8. Parameterize the value in the required step in Action4.
    • Click the parameterization icon  and specify the parameter in the Value Configuration Options dialog box using the input action parameter you specified for Action 4.

    • Use the Parameter utility object in the Expert View to specify the value to use for the step.
    An action's parameters are stored with the action and are the same for all calls to that action. If you modify an action parameter's name, type, or description, and then view the action properties for a call to that same action in a different part of the test, you will see that the action parameter has changed.

 

The actual value specified for an input action parameter and the location specified for action output parameter can be different for each call to the action. When you insert a call to a copy of an action, the copy of the action is inserted with the action parameters and action call parameter values that were defined for the action you copied. When you split an action, the action parameters are copied to both actions. The action call values for the second action are taken from the default values of that action's parameters.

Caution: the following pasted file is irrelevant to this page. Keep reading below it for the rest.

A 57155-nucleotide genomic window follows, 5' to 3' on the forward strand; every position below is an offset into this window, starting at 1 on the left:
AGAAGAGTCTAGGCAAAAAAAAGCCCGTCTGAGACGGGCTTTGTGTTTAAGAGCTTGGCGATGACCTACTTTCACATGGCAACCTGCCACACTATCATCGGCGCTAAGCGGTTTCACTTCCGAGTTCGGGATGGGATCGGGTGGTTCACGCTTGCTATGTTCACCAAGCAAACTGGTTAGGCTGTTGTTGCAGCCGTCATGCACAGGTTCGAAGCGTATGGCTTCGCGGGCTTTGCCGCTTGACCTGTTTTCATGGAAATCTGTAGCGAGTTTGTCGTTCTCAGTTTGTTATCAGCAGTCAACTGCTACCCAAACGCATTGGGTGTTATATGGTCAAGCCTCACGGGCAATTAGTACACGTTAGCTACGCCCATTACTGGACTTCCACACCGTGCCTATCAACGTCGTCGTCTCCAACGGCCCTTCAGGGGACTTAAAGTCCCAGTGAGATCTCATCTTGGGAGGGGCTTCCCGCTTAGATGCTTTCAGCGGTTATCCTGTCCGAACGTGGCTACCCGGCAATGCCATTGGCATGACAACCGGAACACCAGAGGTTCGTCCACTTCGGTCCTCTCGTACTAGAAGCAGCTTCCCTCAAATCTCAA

For information on defining action parameters and the values used in action calls, see Setting Action Parameters. For more information on working with action parameters, see Guidelines for Working with Action Parameters.

 

Go Back to: QTP Tutorial 8 - Working with Advanced Action Features in QTP

Specify Action's Input Parameters in QTP

You can specify input parameters for an action so that steps in the action can use values supplied from elsewhere in the test. Input values for an action parameter can be retrieved from the test (for a top-level action) or from the parameters of the parent action that calls it (for a nested action), or from the output of a previous action call (for a sibling action).

You can specify output parameters for an action, so that it can return values for use later in the test. For example, you can output a parameter value to a parent action so that a later nested action can use the value.